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Government borrows GH¢1.1 bn in Treasury Bills

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The Bank of Ghana (BoG) will tomorrow Friday June 23, 2017 auction GH¢1.10 billion worth of short-term treasury securities.

The Bank is therefore requesting investors to submit their bids by 13:00 GMT tomorrow.

Analysts are hopeful that majority of the amount to be raised will come from the popular 91-day bill.
The difference of the yield between the 91-day and 182-day is a little above 1.0 percent, hence most investors interest for the 91-day.

Last Friday, the yield on the Bank’s weekly 91-day bill rose to 12.0964 percent at an auction, from 11.9077 percent at the last sale on June 9, 2017. The regulator said it had accepted GH¢586 million ($132.88 million) worth of bids out of the GH¢635.76 million tendered for the 91-day paper, which will be issued on June 19.

There are expectations that interest on treasury securities are expected to remain low this year, compelling commercial banks to increase its lending activities.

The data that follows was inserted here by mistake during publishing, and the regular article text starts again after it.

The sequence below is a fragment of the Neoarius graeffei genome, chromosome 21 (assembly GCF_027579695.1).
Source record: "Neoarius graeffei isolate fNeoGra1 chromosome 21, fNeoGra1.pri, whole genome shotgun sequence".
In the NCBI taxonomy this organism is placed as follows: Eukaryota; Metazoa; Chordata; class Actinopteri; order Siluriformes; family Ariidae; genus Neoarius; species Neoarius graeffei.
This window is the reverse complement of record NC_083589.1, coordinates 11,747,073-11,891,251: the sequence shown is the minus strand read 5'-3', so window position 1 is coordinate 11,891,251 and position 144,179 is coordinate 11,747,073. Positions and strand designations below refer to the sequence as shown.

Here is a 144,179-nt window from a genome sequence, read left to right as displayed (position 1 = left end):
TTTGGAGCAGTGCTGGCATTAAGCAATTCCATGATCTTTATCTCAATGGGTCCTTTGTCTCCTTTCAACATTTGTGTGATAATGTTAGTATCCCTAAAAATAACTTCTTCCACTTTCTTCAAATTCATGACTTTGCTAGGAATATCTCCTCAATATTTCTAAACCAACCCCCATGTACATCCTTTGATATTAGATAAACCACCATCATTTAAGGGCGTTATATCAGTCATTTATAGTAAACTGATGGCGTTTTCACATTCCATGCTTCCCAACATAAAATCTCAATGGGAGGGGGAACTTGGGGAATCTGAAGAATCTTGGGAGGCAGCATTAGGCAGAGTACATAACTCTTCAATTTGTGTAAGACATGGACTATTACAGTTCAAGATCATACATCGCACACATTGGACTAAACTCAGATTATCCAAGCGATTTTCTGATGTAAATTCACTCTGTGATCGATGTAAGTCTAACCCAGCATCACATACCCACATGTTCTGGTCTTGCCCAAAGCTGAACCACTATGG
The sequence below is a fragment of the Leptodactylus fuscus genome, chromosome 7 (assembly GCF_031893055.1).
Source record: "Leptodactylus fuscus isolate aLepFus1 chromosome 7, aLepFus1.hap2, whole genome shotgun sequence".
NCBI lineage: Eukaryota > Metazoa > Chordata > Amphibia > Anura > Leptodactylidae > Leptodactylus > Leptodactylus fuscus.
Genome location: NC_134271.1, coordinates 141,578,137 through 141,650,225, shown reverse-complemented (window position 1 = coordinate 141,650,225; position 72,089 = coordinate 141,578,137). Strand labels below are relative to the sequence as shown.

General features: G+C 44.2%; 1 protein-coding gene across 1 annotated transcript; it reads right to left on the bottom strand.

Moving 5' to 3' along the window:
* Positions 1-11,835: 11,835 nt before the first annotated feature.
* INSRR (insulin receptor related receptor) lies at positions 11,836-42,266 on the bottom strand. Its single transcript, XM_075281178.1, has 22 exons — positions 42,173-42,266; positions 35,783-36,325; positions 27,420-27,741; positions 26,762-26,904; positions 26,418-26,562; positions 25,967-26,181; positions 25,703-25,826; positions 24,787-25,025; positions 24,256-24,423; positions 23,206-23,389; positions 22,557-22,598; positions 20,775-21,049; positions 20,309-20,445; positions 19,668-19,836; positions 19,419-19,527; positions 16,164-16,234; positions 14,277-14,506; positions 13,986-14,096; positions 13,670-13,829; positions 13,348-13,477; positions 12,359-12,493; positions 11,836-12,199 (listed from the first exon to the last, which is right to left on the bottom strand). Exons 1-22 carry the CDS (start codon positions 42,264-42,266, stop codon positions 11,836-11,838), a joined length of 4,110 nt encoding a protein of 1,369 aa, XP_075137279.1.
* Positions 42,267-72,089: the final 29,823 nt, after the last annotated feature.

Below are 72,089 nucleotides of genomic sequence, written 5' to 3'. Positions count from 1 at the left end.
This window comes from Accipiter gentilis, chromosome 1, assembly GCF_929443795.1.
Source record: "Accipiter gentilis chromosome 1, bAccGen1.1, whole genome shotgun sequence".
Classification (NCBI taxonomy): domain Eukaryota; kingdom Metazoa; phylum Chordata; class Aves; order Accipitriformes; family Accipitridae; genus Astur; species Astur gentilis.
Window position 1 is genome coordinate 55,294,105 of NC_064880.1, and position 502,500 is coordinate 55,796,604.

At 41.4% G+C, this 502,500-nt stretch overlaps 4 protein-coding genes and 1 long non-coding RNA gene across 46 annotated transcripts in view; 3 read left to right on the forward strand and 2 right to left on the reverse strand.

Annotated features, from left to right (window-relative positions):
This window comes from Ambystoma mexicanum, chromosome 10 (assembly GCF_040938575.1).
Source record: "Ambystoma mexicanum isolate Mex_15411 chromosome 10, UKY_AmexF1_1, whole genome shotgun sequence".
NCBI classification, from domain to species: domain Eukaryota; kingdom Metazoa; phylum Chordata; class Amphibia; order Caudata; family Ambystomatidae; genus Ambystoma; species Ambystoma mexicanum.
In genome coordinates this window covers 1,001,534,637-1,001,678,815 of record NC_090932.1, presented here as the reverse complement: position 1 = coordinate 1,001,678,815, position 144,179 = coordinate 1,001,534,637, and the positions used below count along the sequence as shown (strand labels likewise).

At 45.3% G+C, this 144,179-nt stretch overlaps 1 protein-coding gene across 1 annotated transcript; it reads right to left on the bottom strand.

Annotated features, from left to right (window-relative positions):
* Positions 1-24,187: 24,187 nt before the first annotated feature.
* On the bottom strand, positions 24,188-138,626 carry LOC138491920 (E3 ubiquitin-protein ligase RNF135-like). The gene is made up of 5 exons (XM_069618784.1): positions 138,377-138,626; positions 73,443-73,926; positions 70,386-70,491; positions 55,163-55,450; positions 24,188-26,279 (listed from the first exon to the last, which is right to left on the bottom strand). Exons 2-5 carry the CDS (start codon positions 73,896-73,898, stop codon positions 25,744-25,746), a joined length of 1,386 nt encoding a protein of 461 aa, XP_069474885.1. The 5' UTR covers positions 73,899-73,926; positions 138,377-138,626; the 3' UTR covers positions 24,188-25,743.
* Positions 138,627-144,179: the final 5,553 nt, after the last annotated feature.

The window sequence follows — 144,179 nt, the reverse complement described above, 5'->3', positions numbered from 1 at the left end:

So far, government has reduced its browning in the short term securities the 91-day.
The reduction in the short term security which is one of the benchmark in determining lending rates indicates a further drop in Bank of Ghana’s policy rate in the coming months.

Already, inflation is hovering at a low of 12.6 percent (May 2017), a situation the Central Bank describes as significant in its quest to achieve its target of 8+/- 2 for 2017.

Presently, the government is profiling all debts to reduce the pressure of paying higher interest rates. Debt re-profiling is a form of financial restructuring where more expensive debts are replaced with less expensive ones. In some cases, short-term debts are replaced with long-term ones, ostensibly to reduce the public debt stock.

Cost of borrowing has also been declining as most banks have adjusted their base rates down. In additionally, the banks have been disbursing more loans compared to 2016.
Money supply has also been loosened slightly, making more funds available for the banks to lend instead of investments in short term securities.

The Bank of Ghana slashed its base lending rate-the policy rate by 100 basis points to 22.5 percent last month. This follows a 200 basis points reduction in March 2017. It attributed the decision largely to lower inflation.

According to the May 31, 2017 APR, the banking industry average base rate was 26.6 per cent, a marginal drop of 0.2 per cent, compared to 26.8 per cent at the end of April. At the beginning of the year, the industry average base rate was 27.6 per cent, giving a year-to-date drop of 1 per cent.

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